Author: Amy K. McClung
minutes ago, and it is still showing on time. He should be landing any minute
should experience this!” How was it that men got to do the fun part of making a
baby, but didn’t have to go through any of the pain and suffering?
don’t worry. Just breathe.”
of pain. On the other hand, I wanted to hug her for having gone through this
agony with me twenty-eight years ago. Once I finally dilated to ten
centimeters, the doctor asked me to push, but I wasn’t ready.
squeezing my hand as though she thought it would help. Truthfully, I wanted to
be knocked out instead of knocked up right now. Couldn’t they put me in a nice
slumber while the alien creature exploded from my nether regions? I knew it was
the miracle of birth and all that hogwash, but I was good with not remembering
give me a good push.”
my lips. I couldn’t believe how far I’d come in the last few years. Three years
ago, my only goal in life had been to take a trip around the United States. I’d
never even had a serious boyfriend. My travel dreams came to life, and along
the way, I found my dream of a family. I was married to the love of my life, and
we were having our first child. My husband wanted four, but we’d negotiate that
once I got over the pain of this one ripping me apart. It was hard to believe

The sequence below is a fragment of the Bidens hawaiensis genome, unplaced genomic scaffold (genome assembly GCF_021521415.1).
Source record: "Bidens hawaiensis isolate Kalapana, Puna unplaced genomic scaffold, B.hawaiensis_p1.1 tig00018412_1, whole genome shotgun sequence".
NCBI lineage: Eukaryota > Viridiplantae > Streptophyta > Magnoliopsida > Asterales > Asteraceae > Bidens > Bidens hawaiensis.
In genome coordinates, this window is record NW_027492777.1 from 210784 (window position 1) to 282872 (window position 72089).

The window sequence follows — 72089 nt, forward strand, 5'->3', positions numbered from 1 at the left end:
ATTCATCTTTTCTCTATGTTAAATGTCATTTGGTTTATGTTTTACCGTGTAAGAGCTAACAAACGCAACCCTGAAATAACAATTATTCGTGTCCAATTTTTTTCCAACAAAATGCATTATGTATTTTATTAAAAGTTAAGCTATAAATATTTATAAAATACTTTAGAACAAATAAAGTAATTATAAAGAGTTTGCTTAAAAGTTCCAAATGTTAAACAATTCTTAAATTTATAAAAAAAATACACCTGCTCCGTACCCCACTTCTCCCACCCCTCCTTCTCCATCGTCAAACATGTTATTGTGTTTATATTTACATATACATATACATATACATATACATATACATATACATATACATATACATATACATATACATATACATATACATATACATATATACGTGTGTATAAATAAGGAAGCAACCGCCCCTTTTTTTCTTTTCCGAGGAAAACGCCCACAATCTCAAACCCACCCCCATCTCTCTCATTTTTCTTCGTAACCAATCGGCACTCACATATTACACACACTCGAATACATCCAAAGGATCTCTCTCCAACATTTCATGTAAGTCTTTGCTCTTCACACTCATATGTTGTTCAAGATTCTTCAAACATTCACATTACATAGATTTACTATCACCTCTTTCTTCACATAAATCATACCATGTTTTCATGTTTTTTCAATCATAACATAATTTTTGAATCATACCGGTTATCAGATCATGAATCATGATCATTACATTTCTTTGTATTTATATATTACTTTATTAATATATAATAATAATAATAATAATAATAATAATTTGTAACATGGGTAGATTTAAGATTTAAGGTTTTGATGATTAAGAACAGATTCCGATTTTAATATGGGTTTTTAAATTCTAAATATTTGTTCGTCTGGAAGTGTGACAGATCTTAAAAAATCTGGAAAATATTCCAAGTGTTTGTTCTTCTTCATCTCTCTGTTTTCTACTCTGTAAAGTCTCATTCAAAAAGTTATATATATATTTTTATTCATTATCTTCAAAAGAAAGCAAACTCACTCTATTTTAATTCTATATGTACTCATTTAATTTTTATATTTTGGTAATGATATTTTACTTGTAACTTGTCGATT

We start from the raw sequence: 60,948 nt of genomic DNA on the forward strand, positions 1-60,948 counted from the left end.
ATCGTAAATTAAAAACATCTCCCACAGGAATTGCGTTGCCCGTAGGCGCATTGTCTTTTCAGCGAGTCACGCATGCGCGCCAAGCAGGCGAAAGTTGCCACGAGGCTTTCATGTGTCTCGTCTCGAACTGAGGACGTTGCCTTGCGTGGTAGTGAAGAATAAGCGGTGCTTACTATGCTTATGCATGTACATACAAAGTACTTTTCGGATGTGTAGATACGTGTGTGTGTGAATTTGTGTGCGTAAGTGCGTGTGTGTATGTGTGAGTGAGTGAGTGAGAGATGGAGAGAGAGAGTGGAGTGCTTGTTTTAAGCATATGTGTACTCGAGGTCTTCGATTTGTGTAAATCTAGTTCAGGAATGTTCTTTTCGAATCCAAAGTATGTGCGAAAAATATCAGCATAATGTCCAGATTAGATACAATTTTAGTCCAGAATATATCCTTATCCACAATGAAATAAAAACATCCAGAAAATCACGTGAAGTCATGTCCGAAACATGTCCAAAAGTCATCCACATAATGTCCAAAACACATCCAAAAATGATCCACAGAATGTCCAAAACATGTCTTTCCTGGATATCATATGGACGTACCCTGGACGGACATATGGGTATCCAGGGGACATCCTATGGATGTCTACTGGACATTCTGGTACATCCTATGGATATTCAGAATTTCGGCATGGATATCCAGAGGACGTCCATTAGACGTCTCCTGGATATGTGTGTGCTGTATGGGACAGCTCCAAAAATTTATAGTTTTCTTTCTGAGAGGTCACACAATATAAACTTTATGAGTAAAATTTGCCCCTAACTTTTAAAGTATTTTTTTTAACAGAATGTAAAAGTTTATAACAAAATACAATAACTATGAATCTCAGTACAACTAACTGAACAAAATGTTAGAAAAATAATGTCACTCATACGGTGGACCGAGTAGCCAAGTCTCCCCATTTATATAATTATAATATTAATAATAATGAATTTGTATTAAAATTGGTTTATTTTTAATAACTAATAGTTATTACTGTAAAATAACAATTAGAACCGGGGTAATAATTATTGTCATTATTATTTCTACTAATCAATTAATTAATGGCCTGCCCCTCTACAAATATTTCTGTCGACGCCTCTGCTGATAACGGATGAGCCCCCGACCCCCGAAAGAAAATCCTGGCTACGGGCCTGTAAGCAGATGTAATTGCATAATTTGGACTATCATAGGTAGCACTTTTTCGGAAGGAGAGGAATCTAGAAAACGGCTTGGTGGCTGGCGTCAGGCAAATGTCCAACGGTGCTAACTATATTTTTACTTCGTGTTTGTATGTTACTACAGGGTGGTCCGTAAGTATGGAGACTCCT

all of this began with a bucket list dream.
Amy McClung was born in Nashville, TN. She is the second oldest of four girls and occasionally suffers from middle-child syndrome. She met the love of her life online in August of 2004, on his birthday of all days, and married him in September 2005.
Currently they have no human children, only the room full of colourful robots that transform into vehicles and the large headed Pop Funkos who represent their favorite characters. Collecting movies, shot glasses, Pop Funkos, and dust bunnies are some of her favourite pastimes.
Amy began writing in September of 2011 and independently published her first YA novel, Cascades of Moonlight, Book one of the Parker Harris series the following May. Her first book was a means of therapy for her, enabling her to escape reality for a while during a difficult transition in her life.